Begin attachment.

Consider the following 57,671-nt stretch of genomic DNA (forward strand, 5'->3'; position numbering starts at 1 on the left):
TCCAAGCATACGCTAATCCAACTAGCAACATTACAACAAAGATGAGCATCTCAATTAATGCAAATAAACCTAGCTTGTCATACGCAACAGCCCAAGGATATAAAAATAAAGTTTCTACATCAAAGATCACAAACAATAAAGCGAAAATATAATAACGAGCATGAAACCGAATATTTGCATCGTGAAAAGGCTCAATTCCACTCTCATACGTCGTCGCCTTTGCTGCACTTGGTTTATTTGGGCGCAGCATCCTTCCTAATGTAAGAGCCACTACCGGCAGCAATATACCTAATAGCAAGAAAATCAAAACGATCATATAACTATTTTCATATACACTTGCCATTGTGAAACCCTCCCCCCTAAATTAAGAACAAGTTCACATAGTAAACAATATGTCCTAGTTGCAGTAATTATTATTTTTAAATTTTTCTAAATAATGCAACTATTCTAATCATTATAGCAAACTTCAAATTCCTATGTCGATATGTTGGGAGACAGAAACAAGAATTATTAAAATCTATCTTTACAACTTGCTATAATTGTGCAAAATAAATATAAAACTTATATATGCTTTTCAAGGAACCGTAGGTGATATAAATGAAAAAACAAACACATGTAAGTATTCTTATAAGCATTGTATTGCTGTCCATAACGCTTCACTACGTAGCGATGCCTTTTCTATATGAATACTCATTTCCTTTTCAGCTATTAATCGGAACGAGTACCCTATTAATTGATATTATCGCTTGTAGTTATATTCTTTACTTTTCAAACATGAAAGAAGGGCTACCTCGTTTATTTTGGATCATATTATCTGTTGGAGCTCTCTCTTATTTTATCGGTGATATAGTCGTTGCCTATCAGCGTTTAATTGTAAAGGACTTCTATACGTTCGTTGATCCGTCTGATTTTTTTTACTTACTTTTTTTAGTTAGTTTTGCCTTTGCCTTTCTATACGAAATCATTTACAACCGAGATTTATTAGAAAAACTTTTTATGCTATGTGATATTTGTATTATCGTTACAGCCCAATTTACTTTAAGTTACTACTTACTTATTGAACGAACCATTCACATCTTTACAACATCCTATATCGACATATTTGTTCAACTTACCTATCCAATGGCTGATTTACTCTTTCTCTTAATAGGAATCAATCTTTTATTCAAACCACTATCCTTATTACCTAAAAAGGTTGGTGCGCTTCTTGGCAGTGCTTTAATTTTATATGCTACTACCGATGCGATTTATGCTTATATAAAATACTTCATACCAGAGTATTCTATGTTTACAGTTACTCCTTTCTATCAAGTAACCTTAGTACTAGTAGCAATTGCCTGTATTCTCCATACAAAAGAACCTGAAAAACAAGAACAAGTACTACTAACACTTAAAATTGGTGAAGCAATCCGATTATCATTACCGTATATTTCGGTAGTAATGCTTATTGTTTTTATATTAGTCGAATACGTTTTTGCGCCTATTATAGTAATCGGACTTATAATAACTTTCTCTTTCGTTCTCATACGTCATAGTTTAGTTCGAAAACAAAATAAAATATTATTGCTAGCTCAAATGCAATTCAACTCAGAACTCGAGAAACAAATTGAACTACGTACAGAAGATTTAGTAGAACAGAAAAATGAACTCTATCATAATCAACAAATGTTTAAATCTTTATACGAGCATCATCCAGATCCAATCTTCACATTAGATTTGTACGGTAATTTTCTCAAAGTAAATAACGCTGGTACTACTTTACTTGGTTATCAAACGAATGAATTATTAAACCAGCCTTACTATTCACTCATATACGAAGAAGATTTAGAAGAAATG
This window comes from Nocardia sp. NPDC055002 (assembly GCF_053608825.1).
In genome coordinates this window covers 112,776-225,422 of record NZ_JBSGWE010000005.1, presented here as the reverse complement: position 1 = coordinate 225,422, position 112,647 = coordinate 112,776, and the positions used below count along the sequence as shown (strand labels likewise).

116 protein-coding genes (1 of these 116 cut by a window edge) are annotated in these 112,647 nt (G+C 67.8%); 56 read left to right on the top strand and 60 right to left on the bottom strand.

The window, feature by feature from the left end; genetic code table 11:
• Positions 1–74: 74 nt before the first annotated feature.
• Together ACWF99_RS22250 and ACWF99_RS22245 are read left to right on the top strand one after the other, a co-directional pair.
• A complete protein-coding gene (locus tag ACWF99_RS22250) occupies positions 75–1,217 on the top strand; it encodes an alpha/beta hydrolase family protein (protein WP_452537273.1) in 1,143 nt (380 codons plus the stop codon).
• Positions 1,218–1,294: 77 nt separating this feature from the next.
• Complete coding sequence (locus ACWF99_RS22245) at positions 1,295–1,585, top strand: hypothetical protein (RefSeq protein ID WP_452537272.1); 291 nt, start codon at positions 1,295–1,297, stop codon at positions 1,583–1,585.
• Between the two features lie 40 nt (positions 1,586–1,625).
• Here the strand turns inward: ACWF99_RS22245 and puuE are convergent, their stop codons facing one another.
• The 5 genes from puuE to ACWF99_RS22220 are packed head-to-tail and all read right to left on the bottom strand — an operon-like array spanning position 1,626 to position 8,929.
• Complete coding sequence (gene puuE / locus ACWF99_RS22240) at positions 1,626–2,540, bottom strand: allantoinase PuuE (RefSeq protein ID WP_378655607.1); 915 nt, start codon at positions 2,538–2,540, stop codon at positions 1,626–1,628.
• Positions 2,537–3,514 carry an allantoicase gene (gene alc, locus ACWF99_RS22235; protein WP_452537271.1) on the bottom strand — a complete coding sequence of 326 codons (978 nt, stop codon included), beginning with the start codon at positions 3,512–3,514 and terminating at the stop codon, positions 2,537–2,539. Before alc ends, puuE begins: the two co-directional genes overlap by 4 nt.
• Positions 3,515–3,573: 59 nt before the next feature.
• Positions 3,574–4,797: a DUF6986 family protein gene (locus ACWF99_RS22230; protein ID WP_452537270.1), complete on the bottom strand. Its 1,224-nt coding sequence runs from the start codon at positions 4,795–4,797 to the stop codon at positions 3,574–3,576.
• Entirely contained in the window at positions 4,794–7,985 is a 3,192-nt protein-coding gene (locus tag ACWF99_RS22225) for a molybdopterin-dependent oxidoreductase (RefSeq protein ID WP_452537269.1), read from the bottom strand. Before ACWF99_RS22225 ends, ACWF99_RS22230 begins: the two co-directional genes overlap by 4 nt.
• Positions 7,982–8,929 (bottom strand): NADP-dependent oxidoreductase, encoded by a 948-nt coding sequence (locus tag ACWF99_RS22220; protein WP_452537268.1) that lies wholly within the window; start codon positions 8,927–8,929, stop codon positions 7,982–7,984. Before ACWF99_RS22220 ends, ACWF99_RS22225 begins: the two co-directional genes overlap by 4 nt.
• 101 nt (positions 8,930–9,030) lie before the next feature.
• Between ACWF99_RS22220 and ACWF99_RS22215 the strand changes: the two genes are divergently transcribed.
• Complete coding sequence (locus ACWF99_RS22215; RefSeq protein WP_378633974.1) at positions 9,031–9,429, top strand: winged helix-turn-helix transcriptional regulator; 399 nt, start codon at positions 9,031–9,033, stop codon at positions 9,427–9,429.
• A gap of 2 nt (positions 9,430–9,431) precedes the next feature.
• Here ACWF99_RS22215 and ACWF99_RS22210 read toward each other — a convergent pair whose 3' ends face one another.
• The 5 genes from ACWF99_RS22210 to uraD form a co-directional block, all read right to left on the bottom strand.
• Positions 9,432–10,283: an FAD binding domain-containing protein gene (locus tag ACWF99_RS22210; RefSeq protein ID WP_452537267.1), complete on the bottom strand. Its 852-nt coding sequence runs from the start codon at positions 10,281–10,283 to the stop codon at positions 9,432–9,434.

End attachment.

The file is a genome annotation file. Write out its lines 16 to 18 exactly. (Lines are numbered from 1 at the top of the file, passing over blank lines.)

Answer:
• Positions 2,537–3,514 carry an allantoicase gene (gene alc, locus ACWF99_RS22235; protein WP_452537271.1) on the bottom strand — a complete coding sequence of 326 codons (978 nt, stop codon included), beginning with the start codon at positions 3,512–3,514 and terminating at the stop codon, positions 2,537–2,539. Before alc ends, puuE begins: the two co-directional genes overlap by 4 nt.
• Positions 3,515–3,573: 59 nt before the next feature.
• Positions 3,574–4,797: a DUF6986 family protein gene (locus ACWF99_RS22230; protein ID WP_452537270.1), complete on the bottom strand. Its 1,224-nt coding sequence runs from the start codon at positions 4,795–4,797 to the stop codon at positions 3,574–3,576.